During the years I spent toiling for an advertising agency, the ego of the high-flying gentleman who owned the establishment fancied charter flights. In fact, to impress an adolescent nephew, Il Grande Formaggio once chartered a jet to fly us to a meeting in Cleveland, took the nephew on the flight, and had the cabbie who drove us from the airport to the meeting drop the nephew off at the Rock and Roll Hall of Fame. Le Gros Fromage had to replace his entire hat collection after that momentous trip.
Most times, though, he chartered small prop planes at a local airstrip. One such charter, booked in the dearth of commercial flights available in the immediate aftermath of 9/11, took us to Richmond to meet with a prospect. The small plane sufficed: It’s less important to impress a prospect than it is to convince your teenage nephew you’re The Man.
Two things are true of me: (1) I fall asleep readily on planes, frequently being out like a light before being airborne. (2) I disdain seat belts, on planes, in cars, anywhere. Aside from the fact that they make me uncomfortable, I once witnessed an event that solidified my anti-restraint stance:
As the car rolled across the median, the driver-side door was thrown open by centrifugal force, ejecting the driver upward, directly perpendicular to the ground, as the car rolled away beneath her.
Driving south on I-91 in Connecticut with my two then-young sons in the car, a station wagon in the left lane and a sedan in the middle lane attempted to switch lanes with each other at the same time. Recognizing their tactical error simultaneously before they collided, the drivers of the cars jerked their respective steering wheels. The driver in the sedan in the middle lane veered violently but safely into the right lane. The driver in the station wagon, the suspension of which responded as if it were manufactured of old bedsprings and marshmallows, yanked her steering wheel hard left toward the median. The car responded by barrel-rolling off the highway and onto the grassy median between the north- and south-bound lanes of traffic. As the car rolled across the median, the driver-side door was thrown open by centrifugal force, ejecting the driver upward, directly perpendicular to the ground, as the car rolled away beneath her. She landed safely and unharmed in the grass on the median as the car continued to roll, across the median and onto the other side of the highway, at which point it was struck by a northbound tractor-trailer rig and pretty much disintegrated. Lesson learned.
Back to Our Story
At any rate, we undertook our flight to Richmond heedless of the fact that there were violent thunderstorms the length of the Eastern Seaboard. In my characteristic state of oblivion, I was comatose before the plane’s three wheels ever pried themselves free from the tarmac.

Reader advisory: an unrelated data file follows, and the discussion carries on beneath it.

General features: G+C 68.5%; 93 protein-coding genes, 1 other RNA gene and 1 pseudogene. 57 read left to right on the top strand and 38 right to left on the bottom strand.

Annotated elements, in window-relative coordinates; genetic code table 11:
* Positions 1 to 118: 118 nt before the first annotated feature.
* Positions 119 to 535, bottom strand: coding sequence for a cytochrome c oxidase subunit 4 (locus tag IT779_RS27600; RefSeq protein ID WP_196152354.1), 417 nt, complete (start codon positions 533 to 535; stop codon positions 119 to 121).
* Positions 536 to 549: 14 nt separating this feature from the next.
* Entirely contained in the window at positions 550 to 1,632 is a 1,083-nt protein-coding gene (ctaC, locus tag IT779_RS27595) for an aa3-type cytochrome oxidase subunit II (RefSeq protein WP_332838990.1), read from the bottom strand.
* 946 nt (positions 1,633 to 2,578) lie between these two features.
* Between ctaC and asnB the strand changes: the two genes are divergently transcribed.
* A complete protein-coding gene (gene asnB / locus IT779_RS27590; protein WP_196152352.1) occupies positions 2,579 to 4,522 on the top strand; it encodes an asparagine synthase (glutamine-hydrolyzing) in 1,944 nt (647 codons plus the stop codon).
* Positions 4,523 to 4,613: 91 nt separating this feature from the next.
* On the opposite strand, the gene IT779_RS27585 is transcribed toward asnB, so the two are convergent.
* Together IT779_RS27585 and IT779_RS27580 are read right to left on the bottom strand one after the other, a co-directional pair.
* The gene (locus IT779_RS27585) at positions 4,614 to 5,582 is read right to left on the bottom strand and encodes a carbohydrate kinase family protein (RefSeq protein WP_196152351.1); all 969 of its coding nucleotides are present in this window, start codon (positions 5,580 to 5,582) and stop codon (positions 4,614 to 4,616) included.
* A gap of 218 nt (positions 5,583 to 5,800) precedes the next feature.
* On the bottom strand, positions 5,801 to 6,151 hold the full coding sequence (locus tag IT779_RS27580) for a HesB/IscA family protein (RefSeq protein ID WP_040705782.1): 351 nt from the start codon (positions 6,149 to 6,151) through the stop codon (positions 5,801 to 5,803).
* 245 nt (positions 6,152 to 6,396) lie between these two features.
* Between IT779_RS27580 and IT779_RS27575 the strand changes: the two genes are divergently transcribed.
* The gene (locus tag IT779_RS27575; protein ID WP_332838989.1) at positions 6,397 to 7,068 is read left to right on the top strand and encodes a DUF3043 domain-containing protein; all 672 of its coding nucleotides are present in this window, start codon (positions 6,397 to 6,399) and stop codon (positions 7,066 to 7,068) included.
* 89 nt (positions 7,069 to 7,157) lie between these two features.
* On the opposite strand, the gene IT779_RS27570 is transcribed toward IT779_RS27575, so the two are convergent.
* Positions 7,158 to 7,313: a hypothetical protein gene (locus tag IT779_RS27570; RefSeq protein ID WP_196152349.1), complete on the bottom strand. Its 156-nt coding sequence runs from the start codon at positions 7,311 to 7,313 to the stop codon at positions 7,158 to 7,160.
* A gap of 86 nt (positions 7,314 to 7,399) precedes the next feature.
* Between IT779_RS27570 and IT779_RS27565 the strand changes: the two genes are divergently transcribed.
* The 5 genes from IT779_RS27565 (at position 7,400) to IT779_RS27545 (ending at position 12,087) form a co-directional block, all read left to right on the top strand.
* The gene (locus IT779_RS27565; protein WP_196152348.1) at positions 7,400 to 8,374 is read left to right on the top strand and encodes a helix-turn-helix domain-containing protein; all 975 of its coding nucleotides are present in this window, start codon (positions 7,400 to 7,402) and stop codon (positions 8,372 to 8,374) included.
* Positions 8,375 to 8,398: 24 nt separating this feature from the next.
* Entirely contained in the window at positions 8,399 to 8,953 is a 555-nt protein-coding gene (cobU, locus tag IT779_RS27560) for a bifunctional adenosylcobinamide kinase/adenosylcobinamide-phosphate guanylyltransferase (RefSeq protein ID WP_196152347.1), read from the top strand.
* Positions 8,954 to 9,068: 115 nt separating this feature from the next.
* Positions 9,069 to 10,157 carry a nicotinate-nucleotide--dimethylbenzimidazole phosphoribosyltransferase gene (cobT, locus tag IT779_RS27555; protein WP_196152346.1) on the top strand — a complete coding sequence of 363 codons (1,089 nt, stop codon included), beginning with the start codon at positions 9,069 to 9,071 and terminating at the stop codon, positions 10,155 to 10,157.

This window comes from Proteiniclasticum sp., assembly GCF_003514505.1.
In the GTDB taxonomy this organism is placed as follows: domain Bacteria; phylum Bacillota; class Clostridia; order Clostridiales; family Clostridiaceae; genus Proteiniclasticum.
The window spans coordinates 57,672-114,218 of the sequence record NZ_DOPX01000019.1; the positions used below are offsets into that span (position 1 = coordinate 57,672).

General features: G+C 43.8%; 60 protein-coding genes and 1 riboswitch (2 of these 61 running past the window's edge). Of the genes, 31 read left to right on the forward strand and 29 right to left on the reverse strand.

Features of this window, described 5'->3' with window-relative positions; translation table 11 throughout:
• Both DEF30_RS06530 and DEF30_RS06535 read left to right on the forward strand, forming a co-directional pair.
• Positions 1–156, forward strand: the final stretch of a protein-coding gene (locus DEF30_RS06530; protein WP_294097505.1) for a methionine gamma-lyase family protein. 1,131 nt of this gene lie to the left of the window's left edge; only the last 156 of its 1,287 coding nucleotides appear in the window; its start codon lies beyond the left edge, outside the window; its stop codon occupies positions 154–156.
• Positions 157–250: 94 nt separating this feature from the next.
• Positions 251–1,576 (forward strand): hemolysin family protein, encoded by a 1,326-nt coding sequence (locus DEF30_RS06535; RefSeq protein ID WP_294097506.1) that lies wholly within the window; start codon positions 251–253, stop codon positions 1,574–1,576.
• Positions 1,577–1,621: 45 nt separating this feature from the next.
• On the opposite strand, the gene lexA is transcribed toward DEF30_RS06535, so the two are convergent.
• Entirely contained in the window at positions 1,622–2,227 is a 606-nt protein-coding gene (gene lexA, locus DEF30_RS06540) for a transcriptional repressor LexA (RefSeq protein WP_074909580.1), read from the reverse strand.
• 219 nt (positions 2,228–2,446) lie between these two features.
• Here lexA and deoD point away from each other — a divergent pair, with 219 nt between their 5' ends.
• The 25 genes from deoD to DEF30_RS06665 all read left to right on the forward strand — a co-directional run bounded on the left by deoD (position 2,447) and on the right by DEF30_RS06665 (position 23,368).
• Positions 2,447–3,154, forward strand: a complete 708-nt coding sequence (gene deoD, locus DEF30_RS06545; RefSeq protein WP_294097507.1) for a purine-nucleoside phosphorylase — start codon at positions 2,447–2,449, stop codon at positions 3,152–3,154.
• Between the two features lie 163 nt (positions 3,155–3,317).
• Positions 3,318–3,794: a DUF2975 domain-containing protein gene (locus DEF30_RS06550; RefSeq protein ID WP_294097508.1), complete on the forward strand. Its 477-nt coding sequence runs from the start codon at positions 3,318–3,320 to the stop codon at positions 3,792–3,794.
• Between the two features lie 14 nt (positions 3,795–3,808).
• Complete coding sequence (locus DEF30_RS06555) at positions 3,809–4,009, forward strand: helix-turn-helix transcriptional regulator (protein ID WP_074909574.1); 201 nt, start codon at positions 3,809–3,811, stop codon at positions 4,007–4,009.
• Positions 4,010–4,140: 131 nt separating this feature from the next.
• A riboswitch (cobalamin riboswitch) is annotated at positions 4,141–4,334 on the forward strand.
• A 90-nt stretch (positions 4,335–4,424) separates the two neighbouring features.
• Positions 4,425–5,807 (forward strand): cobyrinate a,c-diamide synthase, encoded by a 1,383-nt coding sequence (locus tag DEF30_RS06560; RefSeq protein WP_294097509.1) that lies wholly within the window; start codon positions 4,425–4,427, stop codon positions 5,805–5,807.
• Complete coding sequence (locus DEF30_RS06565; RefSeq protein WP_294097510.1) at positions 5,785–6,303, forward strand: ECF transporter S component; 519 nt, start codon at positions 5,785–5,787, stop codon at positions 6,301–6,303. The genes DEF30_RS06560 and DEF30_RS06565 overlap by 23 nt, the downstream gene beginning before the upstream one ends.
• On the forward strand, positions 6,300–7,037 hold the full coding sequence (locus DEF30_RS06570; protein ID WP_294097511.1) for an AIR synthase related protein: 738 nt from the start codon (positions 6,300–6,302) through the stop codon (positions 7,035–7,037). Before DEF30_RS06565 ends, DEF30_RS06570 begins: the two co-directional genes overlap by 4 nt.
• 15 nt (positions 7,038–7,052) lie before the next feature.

I put my hands to my head, making a quick check of my scalp to ascertain whether I’d suffered a laceration.
At one point during the flight, the plane was rocked so violently — percussion from a thunderclap? a wind shear? generic aviatic turbulence? — my belt-less body was hurled upward (or the plane was hurled downward) causing me to wallop my noggin on the ceiling of the cabin … and even waking me up. I put my hands to my head, making a quick check of my scalp to ascertain whether I’d suffered a laceration. I found a decent-sized mouse on the top of my coconut, but no broken skin or blood. (If I hadn’t whacked my thick, Irish skull, I might have been killed … or worse.) I also made a quick check of my shorts to make sure I was still sanitary. Then I decided it might be prudent to panic. At the very least, it seemed as if a simmering terror might not be completely out of line.
But before panicking or surrendering to stark terror, I looked forward to the young dude in the cockpit. He was cool as a cuke. While this might have qualified as rank rationalization, been a textbook example of wishful thinking, or been tantamount to a furtive search for the silver lining in a septic tank, I arrived at what seemed at the time to be two fairly sensible conclusions:
The young dude in the cockpit knew a hell of a lot more about flying that plane than I did. If he wasn’t rattled, let alone terrified, there was no reason for me to be.
When we were safely grounded in Richmond, I went up to the cockpit, congratulated the young dude on his aeronautical acumen, thanked him for his grace under what I took to be a completely new spin on atmospheric pressure, shook his hand, and asked him his name.
“Will O’Leary,” he said matter-of-factly, without artifice or self-consciousness.
And, so, was the Will O’Leary Rule born. (The Will O’Leary rule is alternatively known as WWWD — What Would Will Do?)
Now, any time I’m on the verge of any calamity, catastrophe, or cataclysm, I look for one person who appears to be fully composed — or blissfully ignorant. I don’t care. I don’t attempt to judge the person’s cognitive acuity. I don’t look for signs of sentience. I don’t check for vital signs. I just take comfort and go back to sleep.
No worries. No seat belt.
Thank you, Will.